For the best possible display, this portrait should be professionally framed.
A frame is not included with this artwork!
Artwork Panel: 64.3cm x 64.6cm ≈ 25¼" x 25½"
Silk/Brocade Border: 73.6cm x 73.5cm ≈ 29" x 29"Information about how this Asian painting is mounted
I fell in love with these koi fish when I saw a small stack of paintings at a little gallery where the artist was represented. They have a certain naïve quality, like a woodcut print or folk art. Though in other ways, they are a bit abstract. I can't put my finger on it, but they really caught my eye when I walked into that gallery in Guilin, China. It could have been the jet-lag, as I had been in 4 countries in the past 5 days. But even today, months later, I am still loving these koi fish. I ended up with 4 good ones, so perhaps 3 will be for sale eventually, and the 4th will go on my wall.
The Chinese title is 魚樂 which means "Fish [having] Fun."
The characters after that read, 丁酉年 which is an ancient way to indicate this was painted in 2017. The artist signed it, 袁野畫, or "Yuan Ye Painted" (畫 is a character that in this context means, "painted by").
These colorful carp are associated strongly with both Japanese and Chinese cultures. Beautiful garden parks in the cities around China are often graced with a pond full of these fish throughout the year. They are a very strong fish as they can be seen swimming slowly under thick sheets of ice in lakes during the brutal Winter of northern China.
Also, in Mandarin Chinese, "fish" is pronounced "Yu" which is the same pronunciation as the word meaning "wealth" or "abundance". So many Chinese people believe that having a painting of fish in your home will bring you wealth and riches.
Materials used are special black and red-orange Chinese ink on a handmade xuan paper. The painting was then mounted with a copper-brown-colored silk brocade matting/border.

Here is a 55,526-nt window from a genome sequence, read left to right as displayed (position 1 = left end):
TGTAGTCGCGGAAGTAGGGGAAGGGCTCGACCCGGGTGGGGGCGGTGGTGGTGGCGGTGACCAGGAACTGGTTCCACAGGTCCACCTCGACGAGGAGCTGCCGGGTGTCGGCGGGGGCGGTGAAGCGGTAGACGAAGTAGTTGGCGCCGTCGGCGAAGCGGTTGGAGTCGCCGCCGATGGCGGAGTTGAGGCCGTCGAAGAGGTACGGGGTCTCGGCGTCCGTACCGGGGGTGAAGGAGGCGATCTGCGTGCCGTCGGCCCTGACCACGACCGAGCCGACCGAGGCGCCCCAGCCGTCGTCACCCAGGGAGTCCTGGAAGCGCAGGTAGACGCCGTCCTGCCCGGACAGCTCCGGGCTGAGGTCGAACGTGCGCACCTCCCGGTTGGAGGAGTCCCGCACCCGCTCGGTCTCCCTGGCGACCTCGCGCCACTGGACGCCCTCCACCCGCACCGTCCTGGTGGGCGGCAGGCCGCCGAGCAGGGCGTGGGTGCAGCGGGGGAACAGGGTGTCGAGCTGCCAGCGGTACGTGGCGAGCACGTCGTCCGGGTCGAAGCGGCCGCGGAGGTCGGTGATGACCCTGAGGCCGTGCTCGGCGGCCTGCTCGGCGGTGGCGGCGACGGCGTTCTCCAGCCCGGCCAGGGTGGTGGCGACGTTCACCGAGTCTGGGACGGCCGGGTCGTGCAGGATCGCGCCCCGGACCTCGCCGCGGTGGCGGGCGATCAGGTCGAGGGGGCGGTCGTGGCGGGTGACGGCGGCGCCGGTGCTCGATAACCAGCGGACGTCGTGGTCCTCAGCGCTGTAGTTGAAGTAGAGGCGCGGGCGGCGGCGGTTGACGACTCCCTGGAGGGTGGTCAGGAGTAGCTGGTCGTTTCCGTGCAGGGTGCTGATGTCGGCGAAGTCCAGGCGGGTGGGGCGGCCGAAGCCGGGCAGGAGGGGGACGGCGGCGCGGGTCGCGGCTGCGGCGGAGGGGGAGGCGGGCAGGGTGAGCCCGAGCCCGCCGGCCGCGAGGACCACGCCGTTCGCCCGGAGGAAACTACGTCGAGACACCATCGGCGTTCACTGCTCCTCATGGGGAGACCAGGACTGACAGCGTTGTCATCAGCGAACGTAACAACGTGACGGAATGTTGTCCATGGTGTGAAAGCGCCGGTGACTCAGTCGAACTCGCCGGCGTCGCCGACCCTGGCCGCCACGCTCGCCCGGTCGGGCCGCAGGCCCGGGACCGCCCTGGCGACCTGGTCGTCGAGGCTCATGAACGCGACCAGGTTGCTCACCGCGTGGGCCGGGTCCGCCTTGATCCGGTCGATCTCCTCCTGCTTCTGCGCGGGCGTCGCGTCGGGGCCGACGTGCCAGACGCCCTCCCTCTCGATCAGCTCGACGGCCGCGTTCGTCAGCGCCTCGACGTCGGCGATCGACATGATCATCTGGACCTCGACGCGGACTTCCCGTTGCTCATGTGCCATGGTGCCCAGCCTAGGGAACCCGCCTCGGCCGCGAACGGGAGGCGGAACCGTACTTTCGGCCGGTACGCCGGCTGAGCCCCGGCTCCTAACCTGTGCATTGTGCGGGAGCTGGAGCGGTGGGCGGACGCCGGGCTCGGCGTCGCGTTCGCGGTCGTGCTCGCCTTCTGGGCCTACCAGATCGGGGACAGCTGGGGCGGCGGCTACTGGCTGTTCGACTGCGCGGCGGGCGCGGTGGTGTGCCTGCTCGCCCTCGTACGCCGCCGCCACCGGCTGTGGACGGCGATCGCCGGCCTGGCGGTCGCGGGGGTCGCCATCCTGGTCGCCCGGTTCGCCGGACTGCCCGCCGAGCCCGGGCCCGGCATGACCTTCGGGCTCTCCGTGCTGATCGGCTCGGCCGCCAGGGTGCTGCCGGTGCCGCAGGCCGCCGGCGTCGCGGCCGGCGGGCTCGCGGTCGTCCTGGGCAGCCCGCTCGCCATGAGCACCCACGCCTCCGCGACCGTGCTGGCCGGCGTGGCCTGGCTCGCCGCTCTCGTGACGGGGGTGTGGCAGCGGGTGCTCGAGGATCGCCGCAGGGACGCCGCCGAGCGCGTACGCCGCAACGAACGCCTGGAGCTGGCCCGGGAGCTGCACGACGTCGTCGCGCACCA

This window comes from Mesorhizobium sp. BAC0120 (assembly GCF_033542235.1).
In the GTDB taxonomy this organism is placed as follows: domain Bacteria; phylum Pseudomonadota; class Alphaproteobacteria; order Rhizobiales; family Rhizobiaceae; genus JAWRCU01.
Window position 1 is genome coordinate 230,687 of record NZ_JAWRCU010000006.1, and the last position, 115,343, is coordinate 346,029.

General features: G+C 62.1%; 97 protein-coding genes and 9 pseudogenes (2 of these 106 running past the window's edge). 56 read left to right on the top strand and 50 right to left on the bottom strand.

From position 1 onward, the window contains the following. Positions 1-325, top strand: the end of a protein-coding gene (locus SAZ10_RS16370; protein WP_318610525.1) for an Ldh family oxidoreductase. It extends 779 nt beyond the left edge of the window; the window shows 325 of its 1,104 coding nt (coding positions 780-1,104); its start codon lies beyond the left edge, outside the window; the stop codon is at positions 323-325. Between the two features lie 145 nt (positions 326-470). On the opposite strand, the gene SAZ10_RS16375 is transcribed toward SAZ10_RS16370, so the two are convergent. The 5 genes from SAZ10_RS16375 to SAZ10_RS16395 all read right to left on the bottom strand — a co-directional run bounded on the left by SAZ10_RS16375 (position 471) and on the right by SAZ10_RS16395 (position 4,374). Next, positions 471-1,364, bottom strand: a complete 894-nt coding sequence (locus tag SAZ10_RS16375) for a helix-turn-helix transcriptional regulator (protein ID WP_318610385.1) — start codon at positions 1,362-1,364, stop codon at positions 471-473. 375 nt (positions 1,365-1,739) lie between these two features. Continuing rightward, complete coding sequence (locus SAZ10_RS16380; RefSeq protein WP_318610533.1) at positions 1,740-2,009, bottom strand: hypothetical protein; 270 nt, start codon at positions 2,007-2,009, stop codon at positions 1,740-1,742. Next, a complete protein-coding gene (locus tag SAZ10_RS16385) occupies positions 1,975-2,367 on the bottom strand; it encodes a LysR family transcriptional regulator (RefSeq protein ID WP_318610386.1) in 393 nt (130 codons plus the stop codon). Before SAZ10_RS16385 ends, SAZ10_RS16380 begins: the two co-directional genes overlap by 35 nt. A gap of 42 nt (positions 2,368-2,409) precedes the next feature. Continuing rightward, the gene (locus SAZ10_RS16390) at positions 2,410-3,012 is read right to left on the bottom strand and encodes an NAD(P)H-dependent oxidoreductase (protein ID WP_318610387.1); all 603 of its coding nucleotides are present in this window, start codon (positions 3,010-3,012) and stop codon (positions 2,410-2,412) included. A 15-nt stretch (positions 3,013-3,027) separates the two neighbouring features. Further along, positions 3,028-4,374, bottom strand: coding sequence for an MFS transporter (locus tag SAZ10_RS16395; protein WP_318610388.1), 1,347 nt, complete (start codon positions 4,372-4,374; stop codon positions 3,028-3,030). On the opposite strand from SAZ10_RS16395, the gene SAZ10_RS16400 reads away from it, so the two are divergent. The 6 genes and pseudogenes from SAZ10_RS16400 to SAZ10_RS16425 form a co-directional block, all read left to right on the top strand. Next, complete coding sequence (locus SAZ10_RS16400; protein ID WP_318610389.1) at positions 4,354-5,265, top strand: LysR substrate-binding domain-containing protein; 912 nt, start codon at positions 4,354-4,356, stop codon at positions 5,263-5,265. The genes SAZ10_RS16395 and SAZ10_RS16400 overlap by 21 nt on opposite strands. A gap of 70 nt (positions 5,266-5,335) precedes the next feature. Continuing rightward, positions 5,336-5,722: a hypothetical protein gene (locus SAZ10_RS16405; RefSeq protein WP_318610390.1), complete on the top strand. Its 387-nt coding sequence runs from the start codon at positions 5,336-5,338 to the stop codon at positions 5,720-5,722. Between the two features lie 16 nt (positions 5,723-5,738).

This was hand painted by (Yuan Ye) who lives near Guilin in Southern China. Most of his paintings feature fish which are his specialty.
This item was listed or modified
Jun 30th, 2018
Gary's random little things about China:
Everyone is going to hate me for this, but here is the truth:
Some people who currently prefer to call themselves "Asian-Americans" woke up one morning and decided that "Oriental" is now a word to be used only for Oriental rugs, Oriental art and lamps, or any other inanimate object from Eastern Asia.
When I was teaching English in China, many of my students would refer to themselves as "Oriental", and I would correct them and say, It's better to say that you are Asian or Chinese rather than Oriental, but I was at a loss as to explain why.
My Chinese students were very smart, and came back at me with the fact that being from Asia was too broad a term, and asked if Persians and Saudi Arabians should also refer to themselves as "Asian".
I then had to make excuses for my geographically-challenged fellow Americans* who had long ago replaced the correct term of "Oriental" (meaning the bio-geographic region including southern Asia and the Malay Archipelago as far as the Philippines, Borneo and Java), and replaced it with "Asian" which in truth encompasses half the world's population - many of whom do not consider themselves to be of the same race as those from the Orient.
(For those Americans reading this and who've slept through their high school geography class: It's true, the whole Middle East, and half of Russia are located in the Asian continent)
But I admit I am not helping the problem. You see, almost half the people that find our website did so while searching for "Asian art" and I have done a lot to promote our business as "Purveyors of Asian art". So you can blame me too.
To truly be an Asian art gallery, we would have to offer artwork from beyond the Orient, from places like India, Persia (Iran), most Arab nations, and Russia.
There are a lot of things that present problems in the English language.
Usually these problems are thanks to mistakes of the past.
That's why we have to say, "He's an Indian from India" versus "He's a Native-American Indian" (Thanks to Mr. Columbus).
Things to learn:
Do not refer to a Persian (Iranian) as Arab.
If you refer to an Arab-American as being Asian, they will look at you funny and possibly be offended.
If you refer to a person from India as Asian, you will mildly amuse them.
If you refer to a Russian as being Asian, they will pour borsch on you (my ex-wife is Russian, so I know this to be true from experience).
Using "Asian" to refer to a person from Singapore is okay, but they will later, as if by accident, mention that they are in fact from the most civilized country in Asia.
*We citizens of the USA call ourselves "Americans" which seems a bit arrogant to our neighbors who reside on the continents of North and South America. Keep in mind, Canadians and Mexicans are also from North America, but refer to themselves in more correct geographic terms.